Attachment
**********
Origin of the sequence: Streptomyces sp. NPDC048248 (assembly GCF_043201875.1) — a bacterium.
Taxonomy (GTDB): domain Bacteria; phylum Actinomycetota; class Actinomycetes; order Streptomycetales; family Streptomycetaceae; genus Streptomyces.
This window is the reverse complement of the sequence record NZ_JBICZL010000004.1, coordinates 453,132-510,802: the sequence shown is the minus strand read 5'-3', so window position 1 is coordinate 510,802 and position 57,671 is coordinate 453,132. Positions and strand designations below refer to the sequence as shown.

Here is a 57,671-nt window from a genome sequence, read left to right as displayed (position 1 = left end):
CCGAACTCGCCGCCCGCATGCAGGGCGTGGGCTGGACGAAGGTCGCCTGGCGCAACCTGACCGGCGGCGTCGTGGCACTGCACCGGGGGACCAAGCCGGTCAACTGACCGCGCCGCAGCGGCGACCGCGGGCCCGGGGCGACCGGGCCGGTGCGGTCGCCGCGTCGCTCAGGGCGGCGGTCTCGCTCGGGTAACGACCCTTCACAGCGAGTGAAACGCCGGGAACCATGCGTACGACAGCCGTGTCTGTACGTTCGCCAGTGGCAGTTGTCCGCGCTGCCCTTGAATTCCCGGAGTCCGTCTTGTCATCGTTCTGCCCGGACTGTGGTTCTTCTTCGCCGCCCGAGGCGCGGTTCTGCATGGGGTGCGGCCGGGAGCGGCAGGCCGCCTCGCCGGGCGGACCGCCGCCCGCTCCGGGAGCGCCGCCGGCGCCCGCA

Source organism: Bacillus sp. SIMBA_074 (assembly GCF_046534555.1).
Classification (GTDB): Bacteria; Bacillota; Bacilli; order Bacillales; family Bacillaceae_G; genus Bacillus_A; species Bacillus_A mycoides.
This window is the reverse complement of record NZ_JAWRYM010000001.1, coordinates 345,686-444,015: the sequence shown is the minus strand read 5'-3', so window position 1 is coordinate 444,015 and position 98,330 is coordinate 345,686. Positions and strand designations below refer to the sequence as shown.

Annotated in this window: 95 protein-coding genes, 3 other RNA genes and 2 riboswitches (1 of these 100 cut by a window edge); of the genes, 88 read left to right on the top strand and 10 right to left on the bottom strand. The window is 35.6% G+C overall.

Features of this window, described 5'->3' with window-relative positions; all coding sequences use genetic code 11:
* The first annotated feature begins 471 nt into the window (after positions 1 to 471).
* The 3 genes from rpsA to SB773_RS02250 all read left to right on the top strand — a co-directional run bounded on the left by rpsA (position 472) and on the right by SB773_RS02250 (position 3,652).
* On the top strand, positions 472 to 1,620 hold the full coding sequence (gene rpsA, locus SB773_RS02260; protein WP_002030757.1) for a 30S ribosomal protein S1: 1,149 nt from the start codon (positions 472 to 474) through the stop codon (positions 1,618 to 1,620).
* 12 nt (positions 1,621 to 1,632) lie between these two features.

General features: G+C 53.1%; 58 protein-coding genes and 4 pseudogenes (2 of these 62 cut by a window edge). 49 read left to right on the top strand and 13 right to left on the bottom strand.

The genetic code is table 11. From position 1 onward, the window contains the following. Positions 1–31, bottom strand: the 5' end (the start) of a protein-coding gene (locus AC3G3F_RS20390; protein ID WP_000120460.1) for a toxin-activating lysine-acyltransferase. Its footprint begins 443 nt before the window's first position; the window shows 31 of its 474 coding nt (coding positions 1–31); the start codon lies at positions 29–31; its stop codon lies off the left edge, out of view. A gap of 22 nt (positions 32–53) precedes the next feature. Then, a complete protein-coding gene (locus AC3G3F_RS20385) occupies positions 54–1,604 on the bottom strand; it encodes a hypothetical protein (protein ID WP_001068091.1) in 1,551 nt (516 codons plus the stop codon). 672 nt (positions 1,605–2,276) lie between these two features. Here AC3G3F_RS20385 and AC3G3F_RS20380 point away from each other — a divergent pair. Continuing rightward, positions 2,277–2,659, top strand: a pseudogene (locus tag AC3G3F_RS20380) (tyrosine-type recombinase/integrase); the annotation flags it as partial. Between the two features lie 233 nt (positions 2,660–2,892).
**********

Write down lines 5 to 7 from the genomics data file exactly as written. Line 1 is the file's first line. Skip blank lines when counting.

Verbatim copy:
CCGAACTCGCCGCCCGCATGCAGGGCGTGGGCTGGACGAAGGTCGCCTGGCGCAACCTGACCGGCGGCGTCGTGGCACTGCACCGGGGGACCAAGCCGGTCAACTGACCGCGCCGCAGCGGCGACCGCGGGCCCGGGGCGACCGGGCCGGTGCGGTCGCCGCGTCGCTCAGGGCGGCGGTCTCGCTCGGGTAACGACCCTTCACAGCGAGTGAAACGCCGGGAACCATGCGTACGACAGCCGTGTCTGTACGTTCGCCAGTGGCAGTTGTCCGCGCTGCCCTTGAATTCCCGGAGTCCGTCTTGTCATCGTTCTGCCCGGACTGTGGTTCTTCTTCGCCGCCCGAGGCGCGGTTCTGCATGGGGTGCGGCCGGGAGCGGCAGGCCGCCTCGCCGGGCGGACCGCCGCCCGCTCCGGGAGCGCCGCCGGCGCCCGCA

Source organism: Bacillus sp. SIMBA_074 (assembly GCF_046534555.1).
Classification (GTDB): Bacteria; Bacillota; Bacilli; order Bacillales; family Bacillaceae_G; genus Bacillus_A; species Bacillus_A mycoides.